Social Policy

In Yemen, UNICEF Social Policy interventions ensure that every child has an equal chance in life — in its social, political, economic, civic and cultural dimensions

UNICEF Yemen/2019/Mona Adel

The Challenge

The armed conflict and economic decline have placed an immense pressure of essential public services accelerating the collapse of public systems and contributing to the unprecedented scale of the humanitarian crisis in Yemen. Poverty rates have increased from 49 per cent in 2014 to a range of 62-78 per cent in 2017. Child poverty (monetary) has increased from 53 per cent in 2014 to 84.5 per cent in 2017 (est., HBS). The formal social protection systems are on the verge of collapse, while informal social protection mechanisms and networks are overstretched. 

UNICEF Yemen/2019
Infographic marginalised groups

After four years of conflict, the economic deterioration continues in Yemen, with the rial losing nearly 50 per cent of its value since September 2018, putting services and commodities, including food increasingly out of reach of vulnerable populations.

Lack of income and adequate access to social services are among the main causes of the threatening food insecurity and malnutrition throughout the country, in particular for vulnerable populations. Today, an estimated 80 per cent of households in Yemen are in a worse economic situation compared to the pre-crisis period; 8.4 million people lost their livelihoods and income; and 17.5-21.6 million of Yemenis are pushed into extreme poverty.

When the conflict started, the Muhamasheen were the first ones to be severely hit by extreme poverty. Historically, the Muhamasheen have mostly lived in poor conditions in slum areas on the outskirts of cities. They suffer from social exclusion and fall outside established Yemeni tribal and societal structures. Many are unemployed, and those who do work are often confined to menial, low-paid jobs. As a result, they have had to reside in open farmland, parks and other public spaces, and struggle to access basic services or other support mechanisms. This has further exacerbated their existing vulnerabilities.

The Solution

Social Policy/Social Inclusion Programme has adopted the ‘humanitarian plus’ approach that aims at bridging the humanitarian and development linkages to achieve better results for children of Yemen. The Programme focuses on (i) addressing multidimensional aspects of child poverty and disparities, (ii) preserving and strengthening national social protection systems, (iii) building resilience to external shocks and enhancing humanitarian responses.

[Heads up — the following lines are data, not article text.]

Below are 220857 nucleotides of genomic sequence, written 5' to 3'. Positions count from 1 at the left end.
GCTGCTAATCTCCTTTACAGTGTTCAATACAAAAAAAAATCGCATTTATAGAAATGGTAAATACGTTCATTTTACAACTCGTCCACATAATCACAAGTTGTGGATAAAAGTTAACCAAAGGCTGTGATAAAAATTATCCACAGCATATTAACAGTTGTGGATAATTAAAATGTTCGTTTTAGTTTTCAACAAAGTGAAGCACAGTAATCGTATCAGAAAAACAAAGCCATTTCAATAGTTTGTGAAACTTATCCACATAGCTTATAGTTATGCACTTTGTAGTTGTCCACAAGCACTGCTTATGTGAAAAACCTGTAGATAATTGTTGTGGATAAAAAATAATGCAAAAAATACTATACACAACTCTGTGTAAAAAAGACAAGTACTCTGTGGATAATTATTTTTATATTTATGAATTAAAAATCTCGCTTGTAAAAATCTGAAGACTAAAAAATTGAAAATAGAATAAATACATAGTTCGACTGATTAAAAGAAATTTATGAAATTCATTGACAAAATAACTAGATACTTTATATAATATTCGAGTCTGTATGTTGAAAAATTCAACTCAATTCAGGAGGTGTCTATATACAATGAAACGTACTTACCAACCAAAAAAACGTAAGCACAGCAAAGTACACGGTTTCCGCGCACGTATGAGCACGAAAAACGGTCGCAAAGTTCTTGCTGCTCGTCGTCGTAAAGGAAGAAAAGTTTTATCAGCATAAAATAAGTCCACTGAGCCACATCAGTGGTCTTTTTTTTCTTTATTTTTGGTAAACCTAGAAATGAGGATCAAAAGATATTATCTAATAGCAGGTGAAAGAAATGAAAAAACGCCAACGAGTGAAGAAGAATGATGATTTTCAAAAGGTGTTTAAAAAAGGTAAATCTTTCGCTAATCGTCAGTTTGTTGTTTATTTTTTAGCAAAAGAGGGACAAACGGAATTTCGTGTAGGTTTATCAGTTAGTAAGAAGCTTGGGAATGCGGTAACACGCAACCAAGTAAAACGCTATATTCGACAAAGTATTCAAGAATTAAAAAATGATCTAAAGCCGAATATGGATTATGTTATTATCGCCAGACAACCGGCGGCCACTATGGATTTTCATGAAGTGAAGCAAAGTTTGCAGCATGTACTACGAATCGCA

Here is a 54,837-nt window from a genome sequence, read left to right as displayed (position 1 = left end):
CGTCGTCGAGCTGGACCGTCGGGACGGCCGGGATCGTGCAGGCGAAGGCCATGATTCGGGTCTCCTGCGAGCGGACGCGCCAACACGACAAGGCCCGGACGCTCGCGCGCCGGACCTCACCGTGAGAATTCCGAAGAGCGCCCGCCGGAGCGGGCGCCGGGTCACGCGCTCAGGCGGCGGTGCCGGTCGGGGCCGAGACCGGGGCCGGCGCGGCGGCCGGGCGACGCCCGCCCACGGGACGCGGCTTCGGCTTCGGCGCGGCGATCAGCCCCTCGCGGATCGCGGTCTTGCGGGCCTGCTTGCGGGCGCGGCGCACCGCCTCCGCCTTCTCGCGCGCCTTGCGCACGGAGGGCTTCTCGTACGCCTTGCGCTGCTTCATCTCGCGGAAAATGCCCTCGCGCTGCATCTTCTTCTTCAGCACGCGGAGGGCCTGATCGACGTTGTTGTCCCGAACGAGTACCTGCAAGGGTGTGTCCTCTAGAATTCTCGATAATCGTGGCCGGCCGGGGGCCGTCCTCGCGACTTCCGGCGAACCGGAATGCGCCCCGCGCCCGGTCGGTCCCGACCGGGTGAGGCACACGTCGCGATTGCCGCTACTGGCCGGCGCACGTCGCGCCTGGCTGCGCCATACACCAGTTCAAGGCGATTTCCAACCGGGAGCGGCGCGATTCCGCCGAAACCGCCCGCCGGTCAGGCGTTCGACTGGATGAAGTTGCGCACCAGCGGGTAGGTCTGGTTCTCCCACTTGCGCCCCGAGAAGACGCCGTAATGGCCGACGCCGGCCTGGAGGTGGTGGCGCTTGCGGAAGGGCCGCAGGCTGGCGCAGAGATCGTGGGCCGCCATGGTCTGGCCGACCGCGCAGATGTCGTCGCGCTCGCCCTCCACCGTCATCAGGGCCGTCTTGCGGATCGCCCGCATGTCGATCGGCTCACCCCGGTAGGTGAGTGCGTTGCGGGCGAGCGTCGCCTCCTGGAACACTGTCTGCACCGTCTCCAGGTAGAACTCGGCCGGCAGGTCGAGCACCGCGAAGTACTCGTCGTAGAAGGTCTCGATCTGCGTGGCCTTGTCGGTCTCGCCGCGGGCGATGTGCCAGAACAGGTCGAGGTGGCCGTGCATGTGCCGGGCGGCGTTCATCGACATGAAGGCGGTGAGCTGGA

UNICEF Social Policy programme addresses the needs of the poorest and most excluded communities.

UNICEF Social Policy programme continues investing in generation of evidence on child poverty, investment cases and social protection systems, by supporting national household surveys and analyses, which provides a review of child wellbeing indicators such as living conditions, workforce, income and wages, education, immunization coverage, health care use and coping mechanisms. The Programme also focuses on monitoring the social and economic situation of children and their families in the country for decision making and effective programming purposes. One of the key initiatives supported by the Programme is Yemen Socio-Economic Update (YSEU), which provides an update on the various public finance and social policy issues that have impact on the poorest and most vulnerable children and their families in the country.

In the context where most of the economic and social data are not available publicly, Yemen Socio-Economic Update (YSEU) remains almost the only source of information on key developments in Yemen both internally and externally. 

Given the multidimensional nature of poverty and vulnerability in Yemen, Social Policy introduces a holistic model called “The Integrated Model of Social and Economic Assistance and Empowerment” (IMSEA), in which social assistance is complemented by additional social services, inputs and linkages to other services to augment income effects. In addition, this model increases cooperation and collaboration between providers and agencies, lead to improvements in service quality, and produce better outcomes and satisfaction with service delivery amongst service users and providers.

The programme, based on a community and household-level case management approach, addresses the immediate needs of the Muhamasheen, the poorest and provide them with socioeconomic opportunities/empowerment to enhance their livelihoods and strengthen resilience against shocks and stresses.

Thanks to IMSEA advocacy, the agenda of this marginalized group has been advanced and for the first time they are part of Yemen 2019 Humanitarian Needs Overview.

UNICEF Yemen/2019
A marginalised child receiving cholera vaccine during oral cholera vaccination campaign in Sana'a.